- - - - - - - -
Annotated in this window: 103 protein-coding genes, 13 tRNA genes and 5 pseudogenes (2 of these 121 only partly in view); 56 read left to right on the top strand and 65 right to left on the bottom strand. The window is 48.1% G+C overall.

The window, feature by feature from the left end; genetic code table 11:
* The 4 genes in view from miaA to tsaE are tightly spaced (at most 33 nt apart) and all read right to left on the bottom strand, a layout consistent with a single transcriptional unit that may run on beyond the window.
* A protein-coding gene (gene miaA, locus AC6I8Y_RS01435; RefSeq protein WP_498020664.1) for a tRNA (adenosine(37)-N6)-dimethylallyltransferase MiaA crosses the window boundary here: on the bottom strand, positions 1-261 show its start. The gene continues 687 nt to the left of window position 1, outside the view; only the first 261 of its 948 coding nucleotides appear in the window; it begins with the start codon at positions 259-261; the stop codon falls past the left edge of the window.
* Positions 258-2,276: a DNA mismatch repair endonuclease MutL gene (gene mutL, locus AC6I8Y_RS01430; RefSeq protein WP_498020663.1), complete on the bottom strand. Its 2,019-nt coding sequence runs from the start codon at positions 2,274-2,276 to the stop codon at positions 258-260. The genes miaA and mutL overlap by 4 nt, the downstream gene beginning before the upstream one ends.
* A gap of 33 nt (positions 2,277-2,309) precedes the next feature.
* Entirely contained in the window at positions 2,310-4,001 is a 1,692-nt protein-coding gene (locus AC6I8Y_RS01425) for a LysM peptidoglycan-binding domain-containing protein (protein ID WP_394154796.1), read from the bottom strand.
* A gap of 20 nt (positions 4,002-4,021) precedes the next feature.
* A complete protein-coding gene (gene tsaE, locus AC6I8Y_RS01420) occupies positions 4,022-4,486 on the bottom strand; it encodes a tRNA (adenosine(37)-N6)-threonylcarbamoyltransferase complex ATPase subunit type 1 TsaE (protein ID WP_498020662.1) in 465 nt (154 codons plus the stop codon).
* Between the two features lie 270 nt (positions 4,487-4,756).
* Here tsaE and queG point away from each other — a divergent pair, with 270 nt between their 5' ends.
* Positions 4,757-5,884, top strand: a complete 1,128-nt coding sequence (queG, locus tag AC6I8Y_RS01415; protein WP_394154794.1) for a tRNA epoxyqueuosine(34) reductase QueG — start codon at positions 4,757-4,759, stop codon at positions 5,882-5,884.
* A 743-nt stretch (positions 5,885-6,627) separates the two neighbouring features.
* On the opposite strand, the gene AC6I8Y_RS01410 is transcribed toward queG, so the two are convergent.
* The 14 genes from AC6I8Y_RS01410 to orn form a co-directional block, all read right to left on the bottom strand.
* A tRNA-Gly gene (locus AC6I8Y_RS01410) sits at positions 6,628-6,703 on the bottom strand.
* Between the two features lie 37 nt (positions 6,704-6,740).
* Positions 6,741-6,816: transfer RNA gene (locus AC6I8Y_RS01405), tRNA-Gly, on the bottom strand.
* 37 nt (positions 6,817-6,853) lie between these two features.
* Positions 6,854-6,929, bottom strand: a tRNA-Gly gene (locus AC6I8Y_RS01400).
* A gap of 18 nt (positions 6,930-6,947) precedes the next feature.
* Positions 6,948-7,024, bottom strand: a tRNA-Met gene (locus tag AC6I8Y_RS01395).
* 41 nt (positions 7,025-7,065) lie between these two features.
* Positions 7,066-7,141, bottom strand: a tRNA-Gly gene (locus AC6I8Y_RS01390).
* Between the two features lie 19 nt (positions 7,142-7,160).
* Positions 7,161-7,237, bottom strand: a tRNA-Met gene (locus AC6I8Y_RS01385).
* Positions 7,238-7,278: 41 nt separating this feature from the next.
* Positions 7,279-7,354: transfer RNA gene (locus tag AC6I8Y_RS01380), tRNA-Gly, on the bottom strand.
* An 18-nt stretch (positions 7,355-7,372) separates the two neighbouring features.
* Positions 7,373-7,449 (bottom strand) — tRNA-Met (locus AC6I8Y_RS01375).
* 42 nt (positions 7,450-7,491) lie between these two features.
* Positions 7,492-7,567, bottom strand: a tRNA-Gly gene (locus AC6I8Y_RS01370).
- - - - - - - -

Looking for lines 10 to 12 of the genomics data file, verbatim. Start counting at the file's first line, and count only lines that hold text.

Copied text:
* Between the two features lie 270 nt (positions 4,487-4,756).
* Here tsaE and queG point away from each other — a divergent pair, with 270 nt between their 5' ends.
* Positions 4,757-5,884, top strand: a complete 1,128-nt coding sequence (queG, locus tag AC6I8Y_RS01415; protein WP_394154794.1) for a tRNA epoxyqueuosine(34) reductase QueG — start codon at positions 4,757-4,759, stop codon at positions 5,882-5,884.